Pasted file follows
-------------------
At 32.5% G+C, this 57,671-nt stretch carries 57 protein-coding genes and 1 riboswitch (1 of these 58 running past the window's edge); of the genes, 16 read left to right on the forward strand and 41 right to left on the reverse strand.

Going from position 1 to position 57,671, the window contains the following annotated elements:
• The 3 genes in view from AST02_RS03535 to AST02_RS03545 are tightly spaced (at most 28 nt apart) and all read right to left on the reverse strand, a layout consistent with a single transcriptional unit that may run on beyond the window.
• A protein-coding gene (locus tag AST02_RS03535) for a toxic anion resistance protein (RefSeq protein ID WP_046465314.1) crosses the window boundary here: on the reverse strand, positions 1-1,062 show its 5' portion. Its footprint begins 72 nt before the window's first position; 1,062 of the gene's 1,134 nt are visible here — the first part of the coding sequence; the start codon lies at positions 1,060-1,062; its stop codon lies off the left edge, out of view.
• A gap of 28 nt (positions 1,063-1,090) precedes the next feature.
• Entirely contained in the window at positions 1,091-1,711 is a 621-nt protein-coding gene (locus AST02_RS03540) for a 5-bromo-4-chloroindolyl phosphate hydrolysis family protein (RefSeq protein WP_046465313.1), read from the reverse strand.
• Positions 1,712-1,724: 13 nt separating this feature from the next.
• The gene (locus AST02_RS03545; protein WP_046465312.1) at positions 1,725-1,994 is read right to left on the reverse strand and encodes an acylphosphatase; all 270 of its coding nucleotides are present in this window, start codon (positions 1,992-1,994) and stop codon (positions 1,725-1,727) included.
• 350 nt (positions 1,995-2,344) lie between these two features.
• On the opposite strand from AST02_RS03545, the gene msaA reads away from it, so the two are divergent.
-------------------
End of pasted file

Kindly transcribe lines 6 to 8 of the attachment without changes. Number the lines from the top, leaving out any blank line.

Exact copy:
• Entirely contained in the window at positions 1,091-1,711 is a 621-nt protein-coding gene (locus AST02_RS03540) for a 5-bromo-4-chloroindolyl phosphate hydrolysis family protein (RefSeq protein WP_046465313.1), read from the reverse strand.
• Positions 1,712-1,724: 13 nt separating this feature from the next.
• The gene (locus AST02_RS03545; protein WP_046465312.1) at positions 1,725-1,994 is read right to left on the reverse strand and encodes an acylphosphatase; all 270 of its coding nucleotides are present in this window, start codon (positions 1,992-1,994) and stop codon (positions 1,725-1,727) included.